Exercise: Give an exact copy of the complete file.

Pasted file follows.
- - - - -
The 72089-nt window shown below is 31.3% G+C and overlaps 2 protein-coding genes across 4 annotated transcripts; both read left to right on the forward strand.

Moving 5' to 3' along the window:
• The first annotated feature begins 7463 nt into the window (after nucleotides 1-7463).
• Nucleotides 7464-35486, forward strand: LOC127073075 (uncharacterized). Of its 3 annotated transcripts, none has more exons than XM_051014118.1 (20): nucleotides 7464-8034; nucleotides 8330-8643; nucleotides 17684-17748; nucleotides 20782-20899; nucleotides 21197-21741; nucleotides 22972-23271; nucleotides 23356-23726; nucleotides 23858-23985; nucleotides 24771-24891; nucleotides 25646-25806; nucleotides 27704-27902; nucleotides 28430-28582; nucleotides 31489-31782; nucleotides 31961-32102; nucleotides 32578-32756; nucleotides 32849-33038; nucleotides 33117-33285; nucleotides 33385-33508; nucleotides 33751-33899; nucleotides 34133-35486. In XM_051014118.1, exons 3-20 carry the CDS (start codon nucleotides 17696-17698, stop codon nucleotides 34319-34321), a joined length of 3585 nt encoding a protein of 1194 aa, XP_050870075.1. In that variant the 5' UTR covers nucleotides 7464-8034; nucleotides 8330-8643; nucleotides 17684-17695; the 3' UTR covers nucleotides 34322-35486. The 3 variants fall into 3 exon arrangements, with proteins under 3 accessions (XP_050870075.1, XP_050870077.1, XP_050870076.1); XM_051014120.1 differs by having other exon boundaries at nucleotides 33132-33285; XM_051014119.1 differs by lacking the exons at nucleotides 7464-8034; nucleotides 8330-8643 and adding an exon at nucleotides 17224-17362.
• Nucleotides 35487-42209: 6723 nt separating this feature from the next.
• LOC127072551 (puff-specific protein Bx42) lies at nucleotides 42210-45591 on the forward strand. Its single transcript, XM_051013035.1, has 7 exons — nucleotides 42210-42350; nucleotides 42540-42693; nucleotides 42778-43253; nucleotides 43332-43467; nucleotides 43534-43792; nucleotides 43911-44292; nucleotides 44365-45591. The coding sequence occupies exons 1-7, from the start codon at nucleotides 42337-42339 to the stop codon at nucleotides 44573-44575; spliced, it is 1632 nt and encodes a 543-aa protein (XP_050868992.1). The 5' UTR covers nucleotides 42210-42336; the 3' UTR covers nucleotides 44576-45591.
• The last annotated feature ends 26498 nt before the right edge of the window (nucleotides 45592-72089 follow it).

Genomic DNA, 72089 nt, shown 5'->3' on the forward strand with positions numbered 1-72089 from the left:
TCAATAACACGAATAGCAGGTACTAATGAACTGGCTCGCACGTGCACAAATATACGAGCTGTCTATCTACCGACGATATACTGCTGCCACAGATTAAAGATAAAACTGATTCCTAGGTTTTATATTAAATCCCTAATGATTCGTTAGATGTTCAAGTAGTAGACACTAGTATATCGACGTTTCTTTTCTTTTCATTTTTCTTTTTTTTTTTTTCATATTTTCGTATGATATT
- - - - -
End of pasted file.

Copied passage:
The 72089-nt window shown below is 31.3% G+C and overlaps 2 protein-coding genes across 4 annotated transcripts; both read left to right on the forward strand.

Moving 5' to 3' along the window:
• The first annotated feature begins 7463 nt into the window (after nucleotides 1-7463).
• Nucleotides 7464-35486, forward strand: LOC127073075 (uncharacterized). Of its 3 annotated transcripts, none has more exons than XM_051014118.1 (20): nucleotides 7464-8034; nucleotides 8330-8643; nucleotides 17684-17748; nucleotides 20782-20899; nucleotides 21197-21741; nucleotides 22972-23271; nucleotides 23356-23726; nucleotides 23858-23985; nucleotides 24771-24891; nucleotides 25646-25806; nucleotides 27704-27902; nucleotides 28430-28582; nucleotides 31489-31782; nucleotides 31961-32102; nucleotides 32578-32756; nucleotides 32849-33038; nucleotides 33117-33285; nucleotides 33385-33508; nucleotides 33751-33899; nucleotides 34133-35486. In XM_051014118.1, exons 3-20 carry the CDS (start codon nucleotides 17696-17698, stop codon nucleotides 34319-34321), a joined length of 3585 nt encoding a protein of 1194 aa, XP_050870075.1. In that variant the 5' UTR covers nucleotides 7464-8034; nucleotides 8330-8643; nucleotides 17684-17695; the 3' UTR covers nucleotides 34322-35486. The 3 variants fall into 3 exon arrangements, with proteins under 3 accessions (XP_050870075.1, XP_050870077.1, XP_050870076.1); XM_051014120.1 differs by having other exon boundaries at nucleotides 33132-33285; XM_051014119.1 differs by lacking the exons at nucleotides 7464-8034; nucleotides 8330-8643 and adding an exon at nucleotides 17224-17362.
• Nucleotides 35487-42209: 6723 nt separating this feature from the next.
• LOC127072551 (puff-specific protein Bx42) lies at nucleotides 42210-45591 on the forward strand. Its single transcript, XM_051013035.1, has 7 exons — nucleotides 42210-42350; nucleotides 42540-42693; nucleotides 42778-43253; nucleotides 43332-43467; nucleotides 43534-43792; nucleotides 43911-44292; nucleotides 44365-45591. The coding sequence occupies exons 1-7, from the start codon at nucleotides 42337-42339 to the stop codon at nucleotides 44573-44575; spliced, it is 1632 nt and encodes a 543-aa protein (XP_050868992.1). The 5' UTR covers nucleotides 42210-42336; the 3' UTR covers nucleotides 44576-45591.
• The last annotated feature ends 26498 nt before the right edge of the window (nucleotides 45592-72089 follow it).

Genomic DNA, 72089 nt, shown 5'->3' on the forward strand with positions numbered 1-72089 from the left:
TCAATAACACGAATAGCAGGTACTAATGAACTGGCTCGCACGTGCACAAATATACGAGCTGTCTATCTACCGACGATATACTGCTGCCACAGATTAAAGATAAAACTGATTCCTAGGTTTTATATTAAATCCCTAATGATTCGTTAGATGTTCAAGTAGTAGACACTAGTATATCGACGTTTCTTTTCTTTTCATTTTTCTTTTTTTTTTTTTCATATTTTCGTATGATATT